and in Sir Thomas Phillipps' edition of the Visitation, p.2 (1840).
The earlier generations in the printed versions are similar to those given in the
- Another somewhat similar pedigree, also with numerous annotations,
was 'in the possession of George Marmaduke Alington, Squire, of Swinhope House, co Lincs';
there is a photographic reproduction of a copy of this pedigree, with some typescript
notes, at the Society of Genealogists in London
Members of the family were commemorated by a number of monumental brasses.
Details of the earlier monuments are as follows:
- See separate note on the lost monument at Horseheath
to Joan Alington (d.1429), wife of Robert Alington
- A monument at Horseheath, now lost, to William Alington (d.1446) and his wife Joan.
A transcript of the inscription is given in the
Baker manuscripts (vol.34, p.345; Cambridge University Library, Mm.1.45),
and also on the Swinhope pedigree.
It seems probable that the surviving indent in the chancel belongs to this William (see next)
- An indent in the chancel at Horseheath, on which the figures and shields still
remained in the 18th century (Cole, British Library, Additional MS 5802, fo.5).
This was identified as the monument to William Alington (d.1459) and his wife Elizabeth Argentein by Parsons (Horseheath Church, p.38),
who says that it formerly bore the arms of Alington and Argentein,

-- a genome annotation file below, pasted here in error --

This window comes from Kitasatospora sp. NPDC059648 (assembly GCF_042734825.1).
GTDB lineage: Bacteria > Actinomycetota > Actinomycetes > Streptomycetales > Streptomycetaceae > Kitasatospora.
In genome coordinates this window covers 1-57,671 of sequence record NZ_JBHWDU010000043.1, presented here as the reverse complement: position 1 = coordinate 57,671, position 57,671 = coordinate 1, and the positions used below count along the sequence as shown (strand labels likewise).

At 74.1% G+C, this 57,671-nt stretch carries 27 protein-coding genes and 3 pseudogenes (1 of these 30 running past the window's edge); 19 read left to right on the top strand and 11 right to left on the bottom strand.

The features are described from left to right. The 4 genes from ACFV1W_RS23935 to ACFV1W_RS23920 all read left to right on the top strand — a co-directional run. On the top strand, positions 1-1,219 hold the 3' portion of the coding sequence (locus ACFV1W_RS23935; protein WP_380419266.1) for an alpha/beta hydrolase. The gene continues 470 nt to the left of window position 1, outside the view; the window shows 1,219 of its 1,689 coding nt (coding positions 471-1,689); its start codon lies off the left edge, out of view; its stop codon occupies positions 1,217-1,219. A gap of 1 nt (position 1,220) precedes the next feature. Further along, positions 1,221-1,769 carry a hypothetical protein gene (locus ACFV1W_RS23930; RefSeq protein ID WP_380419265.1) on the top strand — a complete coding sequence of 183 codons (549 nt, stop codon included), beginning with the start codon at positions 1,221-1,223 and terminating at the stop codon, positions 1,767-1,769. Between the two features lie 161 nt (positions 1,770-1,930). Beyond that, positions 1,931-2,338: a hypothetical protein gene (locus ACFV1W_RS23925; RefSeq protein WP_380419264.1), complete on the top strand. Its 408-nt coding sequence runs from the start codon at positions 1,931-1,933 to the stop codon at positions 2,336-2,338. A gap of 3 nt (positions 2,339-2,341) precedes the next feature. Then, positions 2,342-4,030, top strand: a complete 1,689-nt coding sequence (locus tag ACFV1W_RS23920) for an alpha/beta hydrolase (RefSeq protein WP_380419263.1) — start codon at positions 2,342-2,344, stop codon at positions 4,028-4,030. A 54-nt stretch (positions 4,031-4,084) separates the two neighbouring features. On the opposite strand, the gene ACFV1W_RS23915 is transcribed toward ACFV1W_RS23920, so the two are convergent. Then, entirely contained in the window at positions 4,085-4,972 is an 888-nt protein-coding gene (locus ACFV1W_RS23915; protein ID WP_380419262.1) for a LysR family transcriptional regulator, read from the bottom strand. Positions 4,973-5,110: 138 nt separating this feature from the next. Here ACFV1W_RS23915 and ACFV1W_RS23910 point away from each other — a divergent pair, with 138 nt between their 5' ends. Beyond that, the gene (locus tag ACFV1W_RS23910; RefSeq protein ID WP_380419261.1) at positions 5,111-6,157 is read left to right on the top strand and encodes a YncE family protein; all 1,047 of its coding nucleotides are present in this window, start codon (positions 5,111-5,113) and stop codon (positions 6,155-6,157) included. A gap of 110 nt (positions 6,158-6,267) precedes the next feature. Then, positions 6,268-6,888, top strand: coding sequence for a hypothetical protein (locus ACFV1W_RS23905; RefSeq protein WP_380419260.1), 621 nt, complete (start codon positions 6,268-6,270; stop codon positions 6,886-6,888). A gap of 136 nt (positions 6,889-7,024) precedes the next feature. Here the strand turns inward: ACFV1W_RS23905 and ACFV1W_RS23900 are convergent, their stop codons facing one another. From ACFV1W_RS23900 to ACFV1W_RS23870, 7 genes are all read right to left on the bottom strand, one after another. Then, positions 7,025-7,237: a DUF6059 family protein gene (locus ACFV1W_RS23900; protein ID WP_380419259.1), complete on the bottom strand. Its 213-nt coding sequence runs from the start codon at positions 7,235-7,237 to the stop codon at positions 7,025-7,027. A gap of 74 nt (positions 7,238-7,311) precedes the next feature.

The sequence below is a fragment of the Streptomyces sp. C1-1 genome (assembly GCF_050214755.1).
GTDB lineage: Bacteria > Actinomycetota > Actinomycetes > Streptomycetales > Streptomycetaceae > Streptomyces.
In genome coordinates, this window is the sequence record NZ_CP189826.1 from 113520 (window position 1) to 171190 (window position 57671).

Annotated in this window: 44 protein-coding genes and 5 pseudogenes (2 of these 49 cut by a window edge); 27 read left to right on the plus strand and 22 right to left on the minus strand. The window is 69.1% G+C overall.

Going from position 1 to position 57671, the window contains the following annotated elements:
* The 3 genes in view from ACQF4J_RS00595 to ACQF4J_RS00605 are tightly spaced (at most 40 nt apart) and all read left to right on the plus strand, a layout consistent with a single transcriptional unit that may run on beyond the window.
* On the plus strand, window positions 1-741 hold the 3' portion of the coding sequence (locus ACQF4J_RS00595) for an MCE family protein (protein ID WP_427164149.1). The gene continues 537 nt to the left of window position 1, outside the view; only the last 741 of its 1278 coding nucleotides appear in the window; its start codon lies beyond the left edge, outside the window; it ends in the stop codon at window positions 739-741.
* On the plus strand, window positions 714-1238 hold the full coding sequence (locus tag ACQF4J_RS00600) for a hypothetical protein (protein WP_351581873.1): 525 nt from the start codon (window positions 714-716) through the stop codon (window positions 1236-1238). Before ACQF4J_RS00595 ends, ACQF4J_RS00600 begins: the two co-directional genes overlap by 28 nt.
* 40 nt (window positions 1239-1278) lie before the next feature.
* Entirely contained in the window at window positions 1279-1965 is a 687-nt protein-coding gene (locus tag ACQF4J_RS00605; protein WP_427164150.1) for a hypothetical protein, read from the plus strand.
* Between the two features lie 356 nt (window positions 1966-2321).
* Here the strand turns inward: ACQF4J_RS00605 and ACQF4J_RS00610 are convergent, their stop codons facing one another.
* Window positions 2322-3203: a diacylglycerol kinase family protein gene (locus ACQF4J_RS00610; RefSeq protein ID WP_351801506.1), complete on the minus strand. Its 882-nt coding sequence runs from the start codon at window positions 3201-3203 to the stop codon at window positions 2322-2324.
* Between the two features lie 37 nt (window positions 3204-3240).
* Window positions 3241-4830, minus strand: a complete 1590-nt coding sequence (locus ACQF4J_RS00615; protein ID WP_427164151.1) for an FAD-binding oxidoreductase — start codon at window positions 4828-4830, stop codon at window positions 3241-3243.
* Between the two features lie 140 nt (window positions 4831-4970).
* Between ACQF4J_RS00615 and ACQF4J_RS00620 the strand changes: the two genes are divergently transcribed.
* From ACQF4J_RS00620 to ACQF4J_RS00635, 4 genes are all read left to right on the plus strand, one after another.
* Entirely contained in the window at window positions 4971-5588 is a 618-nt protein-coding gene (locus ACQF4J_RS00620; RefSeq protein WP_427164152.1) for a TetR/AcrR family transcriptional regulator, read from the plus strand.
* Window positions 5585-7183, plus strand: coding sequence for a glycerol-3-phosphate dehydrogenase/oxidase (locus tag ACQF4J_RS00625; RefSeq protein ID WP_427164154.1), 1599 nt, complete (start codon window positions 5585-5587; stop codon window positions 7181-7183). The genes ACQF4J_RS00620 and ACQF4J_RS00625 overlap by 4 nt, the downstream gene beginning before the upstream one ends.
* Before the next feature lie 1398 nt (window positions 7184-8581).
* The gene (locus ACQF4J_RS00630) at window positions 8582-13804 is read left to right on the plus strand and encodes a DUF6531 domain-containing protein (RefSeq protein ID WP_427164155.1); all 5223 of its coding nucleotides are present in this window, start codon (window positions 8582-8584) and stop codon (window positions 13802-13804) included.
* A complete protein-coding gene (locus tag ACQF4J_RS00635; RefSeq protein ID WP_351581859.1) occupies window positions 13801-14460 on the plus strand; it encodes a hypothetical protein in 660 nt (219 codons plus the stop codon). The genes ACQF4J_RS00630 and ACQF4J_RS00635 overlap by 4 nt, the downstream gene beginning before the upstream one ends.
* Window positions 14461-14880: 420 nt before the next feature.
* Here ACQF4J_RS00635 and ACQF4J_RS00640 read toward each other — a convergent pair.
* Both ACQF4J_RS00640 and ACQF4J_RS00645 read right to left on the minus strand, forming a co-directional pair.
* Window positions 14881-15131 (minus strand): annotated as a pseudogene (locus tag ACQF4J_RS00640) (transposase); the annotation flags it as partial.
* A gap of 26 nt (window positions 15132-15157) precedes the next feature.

citing a 17th century manuscript of Gregory King (British Library, Harleian MS 6821, fo.50).
However, I cannot find this statement in King's account - possibly Parsons misinterpreted his description of the much later monument
of Robert Alington (d.1552).
Against Parsons' suggestion, there is the evidence of William Alington's will, which specifies that he should be buried at Little Wymondley
Priory. It seems more likely that this indent belongs instead to William Alington (d.1446).
- An inscription in Latin verse to Mary Cheyne, the wife of John Alington (d.1480), survives at Horseheath.
Presumably there was once a more substantial monument. Nothing else seems to have been recorded, but the date 1473
for Mary's death is recorded in several secondary sources, and perhaps this came from a monumental inscription
- The indent of a knight in armour on an altar tomb at Bottisham is usually assumed to belong
to William Alington (d.1479)
The evidence for the 2nd and 3rd marriages of William Alington (d.1459) is as follows:
- William Alington's wife Mary, the widow of Henry Hayward, is so described
in a deed of 1447 (Cole, Add.MS 5823, fo.226a)
- William Alington's wife Elizabeth, the widow of John Heveningham, is
so described in a deed of 1454 (Cole, Add.MS 5823, fo.249b).
For her remarriage to John Wymondham, see deeds of 1464/5 and 1473
(Cole, Add.MS 5823, fo.227a).
Her parentage - as John Heveningham's wife - is given by Copinger
(The manors of Suffolk..., vol.2, pp.93,170),
and her identity is confirmed by heraldry on the monument of Thomas Heveningham (d.1499)
at Ketteringham (C.M. Hood, ed., The Chorography of Norfolk; 1938).